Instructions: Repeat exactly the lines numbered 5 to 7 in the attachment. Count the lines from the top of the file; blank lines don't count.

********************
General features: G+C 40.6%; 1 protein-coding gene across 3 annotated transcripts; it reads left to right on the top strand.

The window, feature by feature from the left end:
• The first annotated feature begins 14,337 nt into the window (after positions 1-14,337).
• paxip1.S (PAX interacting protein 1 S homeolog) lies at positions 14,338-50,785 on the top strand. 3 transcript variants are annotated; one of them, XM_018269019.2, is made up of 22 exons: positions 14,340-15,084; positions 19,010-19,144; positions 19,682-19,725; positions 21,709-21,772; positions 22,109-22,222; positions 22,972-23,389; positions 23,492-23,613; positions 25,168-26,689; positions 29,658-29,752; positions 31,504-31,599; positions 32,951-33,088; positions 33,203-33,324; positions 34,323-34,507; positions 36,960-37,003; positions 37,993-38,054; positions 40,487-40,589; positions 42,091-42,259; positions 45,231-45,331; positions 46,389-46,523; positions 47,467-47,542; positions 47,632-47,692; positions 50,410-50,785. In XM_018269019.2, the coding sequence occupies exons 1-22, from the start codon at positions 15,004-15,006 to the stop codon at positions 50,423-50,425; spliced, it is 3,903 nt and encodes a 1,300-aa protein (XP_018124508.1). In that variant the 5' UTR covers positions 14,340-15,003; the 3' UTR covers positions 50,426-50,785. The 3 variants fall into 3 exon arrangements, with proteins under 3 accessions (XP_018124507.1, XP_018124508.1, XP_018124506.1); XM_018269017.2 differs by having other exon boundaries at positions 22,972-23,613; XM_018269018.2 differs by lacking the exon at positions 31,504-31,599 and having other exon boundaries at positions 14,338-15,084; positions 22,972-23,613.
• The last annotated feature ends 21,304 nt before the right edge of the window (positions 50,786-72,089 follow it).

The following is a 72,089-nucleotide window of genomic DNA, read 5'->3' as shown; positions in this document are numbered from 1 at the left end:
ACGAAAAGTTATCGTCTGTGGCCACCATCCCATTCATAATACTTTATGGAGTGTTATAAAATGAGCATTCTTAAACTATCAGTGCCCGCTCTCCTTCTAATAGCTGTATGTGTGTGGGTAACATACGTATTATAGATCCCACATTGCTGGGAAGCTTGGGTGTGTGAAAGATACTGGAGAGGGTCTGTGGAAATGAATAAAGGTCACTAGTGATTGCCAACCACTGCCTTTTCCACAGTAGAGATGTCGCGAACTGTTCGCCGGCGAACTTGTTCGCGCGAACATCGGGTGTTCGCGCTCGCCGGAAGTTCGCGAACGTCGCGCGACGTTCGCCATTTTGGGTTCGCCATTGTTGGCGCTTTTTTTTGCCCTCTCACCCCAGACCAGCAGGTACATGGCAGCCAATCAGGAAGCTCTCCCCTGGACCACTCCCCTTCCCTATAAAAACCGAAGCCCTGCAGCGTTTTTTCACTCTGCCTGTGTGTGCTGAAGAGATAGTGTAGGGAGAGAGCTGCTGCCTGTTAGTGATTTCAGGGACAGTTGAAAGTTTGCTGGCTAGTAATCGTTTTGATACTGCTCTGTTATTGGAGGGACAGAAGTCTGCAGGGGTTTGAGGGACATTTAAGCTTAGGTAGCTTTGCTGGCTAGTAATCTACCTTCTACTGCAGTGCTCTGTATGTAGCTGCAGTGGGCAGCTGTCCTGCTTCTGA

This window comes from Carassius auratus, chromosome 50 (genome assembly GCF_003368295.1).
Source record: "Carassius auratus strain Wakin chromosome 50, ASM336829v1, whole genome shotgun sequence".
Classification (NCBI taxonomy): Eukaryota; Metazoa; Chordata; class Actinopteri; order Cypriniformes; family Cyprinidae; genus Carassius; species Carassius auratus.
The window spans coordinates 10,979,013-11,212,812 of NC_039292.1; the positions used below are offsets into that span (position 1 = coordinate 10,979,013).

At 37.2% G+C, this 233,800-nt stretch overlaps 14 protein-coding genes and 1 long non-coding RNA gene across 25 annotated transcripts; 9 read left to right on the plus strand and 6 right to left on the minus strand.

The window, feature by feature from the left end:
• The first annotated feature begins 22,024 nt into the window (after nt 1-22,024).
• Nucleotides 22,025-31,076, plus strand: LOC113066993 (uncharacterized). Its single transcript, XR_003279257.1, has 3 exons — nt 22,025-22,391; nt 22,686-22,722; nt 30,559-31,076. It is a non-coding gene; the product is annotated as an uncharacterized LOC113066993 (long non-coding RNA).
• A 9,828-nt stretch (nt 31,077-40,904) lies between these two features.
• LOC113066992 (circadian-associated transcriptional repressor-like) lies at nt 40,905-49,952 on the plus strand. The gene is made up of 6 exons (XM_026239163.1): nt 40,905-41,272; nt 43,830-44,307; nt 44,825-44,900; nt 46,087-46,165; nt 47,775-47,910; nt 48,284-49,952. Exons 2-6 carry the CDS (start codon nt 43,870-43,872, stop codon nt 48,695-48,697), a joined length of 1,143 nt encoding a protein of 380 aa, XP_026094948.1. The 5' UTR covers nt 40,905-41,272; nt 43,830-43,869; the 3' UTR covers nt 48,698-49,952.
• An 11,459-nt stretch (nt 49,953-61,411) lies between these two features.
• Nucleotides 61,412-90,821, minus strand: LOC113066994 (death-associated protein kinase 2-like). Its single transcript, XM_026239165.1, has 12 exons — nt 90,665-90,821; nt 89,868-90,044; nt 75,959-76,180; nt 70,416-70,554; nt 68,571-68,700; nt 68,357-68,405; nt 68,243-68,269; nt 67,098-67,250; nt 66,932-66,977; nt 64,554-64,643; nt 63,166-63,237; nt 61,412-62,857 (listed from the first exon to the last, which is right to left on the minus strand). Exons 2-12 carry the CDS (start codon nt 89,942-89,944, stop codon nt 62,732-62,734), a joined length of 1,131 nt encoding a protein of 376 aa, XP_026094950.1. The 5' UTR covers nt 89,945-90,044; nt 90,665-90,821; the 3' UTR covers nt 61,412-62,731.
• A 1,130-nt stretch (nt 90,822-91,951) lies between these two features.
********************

• The last annotated feature ends 21,304 nt before the right edge of the window (positions 50,786-72,089 follow it).

The following is a 72,089-nucleotide window of genomic DNA, read 5'->3' as shown; positions in this document are numbered from 1 at the left end:
ACGAAAAGTTATCGTCTGTGGCCACCATCCCATTCATAATACTTTATGGAGTGTTATAAAATGAGCATTCTTAAACTATCAGTGCCCGCTCTCCTTCTAATAGCTGTATGTGTGTGGGTAACATACGTATTATAGATCCCACATTGCTGGGAAGCTTGGGTGTGTGAAAGATACTGGAGAGGGTCTGTGGAAATGAATAAAGGTCACTAGTGATTGCCAACCACTGCCTTTTCCACAGTAGAGATGTCGCGAACTGTTCGCCGGCGAACTTGTTCGCGCGAACATCGGGTGTTCGCGCTCGCCGGAAGTTCGCGAACGTCGCGCGACGTTCGCCATTTTGGGTTCGCCATTGTTGGCGCTTTTTTTTGCCCTCTCACCCCAGACCAGCAGGTACATGGCAGCCAATCAGGAAGCTCTCCCCTGGACCACTCCCCTTCCCTATAAAAACCGAAGCCCTGCAGCGTTTTTTCACTCTGCCTGTGTGTGCTGAAGAGATAGTGTAGGGAGAGAGCTGCTGCCTGTTAGTGATTTCAGGGACAGTTGAAAGTTTGCTGGCTAGTAATCGTTTTGATACTGCTCTGTTATTGGAGGGACAGAAGTCTGCAGGGGTTTGAGGGACATTTAAGCTTAGGTAGCTTTGCTGGCTAGTAATCTACCTTCTACTGCAGTGCTCTGTATGTAGCTGCAGTGGGCAGCTGTCCTGCTTCTGA